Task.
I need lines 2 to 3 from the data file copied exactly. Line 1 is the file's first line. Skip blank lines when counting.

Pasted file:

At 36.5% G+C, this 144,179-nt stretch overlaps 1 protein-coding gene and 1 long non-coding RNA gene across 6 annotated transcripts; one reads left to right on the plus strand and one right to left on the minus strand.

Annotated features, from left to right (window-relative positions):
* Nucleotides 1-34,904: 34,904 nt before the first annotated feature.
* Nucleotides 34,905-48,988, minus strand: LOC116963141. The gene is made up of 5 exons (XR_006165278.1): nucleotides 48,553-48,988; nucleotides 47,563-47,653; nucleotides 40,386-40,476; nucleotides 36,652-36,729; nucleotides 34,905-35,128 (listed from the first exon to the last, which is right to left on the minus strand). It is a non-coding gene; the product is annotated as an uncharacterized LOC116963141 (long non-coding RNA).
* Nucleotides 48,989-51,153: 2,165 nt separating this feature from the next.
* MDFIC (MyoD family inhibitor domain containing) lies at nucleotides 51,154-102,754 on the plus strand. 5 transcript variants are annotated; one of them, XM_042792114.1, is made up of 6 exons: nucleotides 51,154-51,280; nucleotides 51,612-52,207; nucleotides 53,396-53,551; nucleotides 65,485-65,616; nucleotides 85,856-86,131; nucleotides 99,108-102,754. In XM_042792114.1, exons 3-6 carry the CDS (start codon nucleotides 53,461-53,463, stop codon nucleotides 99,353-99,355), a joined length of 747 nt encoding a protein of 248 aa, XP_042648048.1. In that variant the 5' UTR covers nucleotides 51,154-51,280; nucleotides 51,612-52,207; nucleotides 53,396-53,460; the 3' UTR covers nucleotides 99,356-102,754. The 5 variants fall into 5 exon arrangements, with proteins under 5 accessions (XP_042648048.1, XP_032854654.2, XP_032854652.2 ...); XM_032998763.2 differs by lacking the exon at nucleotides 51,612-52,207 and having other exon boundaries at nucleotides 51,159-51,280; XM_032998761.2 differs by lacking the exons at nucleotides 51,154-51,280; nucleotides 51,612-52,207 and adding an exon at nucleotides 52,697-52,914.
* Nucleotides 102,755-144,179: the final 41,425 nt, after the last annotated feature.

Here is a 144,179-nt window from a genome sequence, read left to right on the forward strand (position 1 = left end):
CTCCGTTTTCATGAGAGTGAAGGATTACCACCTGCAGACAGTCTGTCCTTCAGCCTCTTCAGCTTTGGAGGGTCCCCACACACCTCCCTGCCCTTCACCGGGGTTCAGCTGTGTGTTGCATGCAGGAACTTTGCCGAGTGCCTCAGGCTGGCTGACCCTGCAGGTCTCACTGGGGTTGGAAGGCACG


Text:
Annotated features, from left to right (window-relative positions):
* Nucleotides 1-34,904: 34,904 nt before the first annotated feature.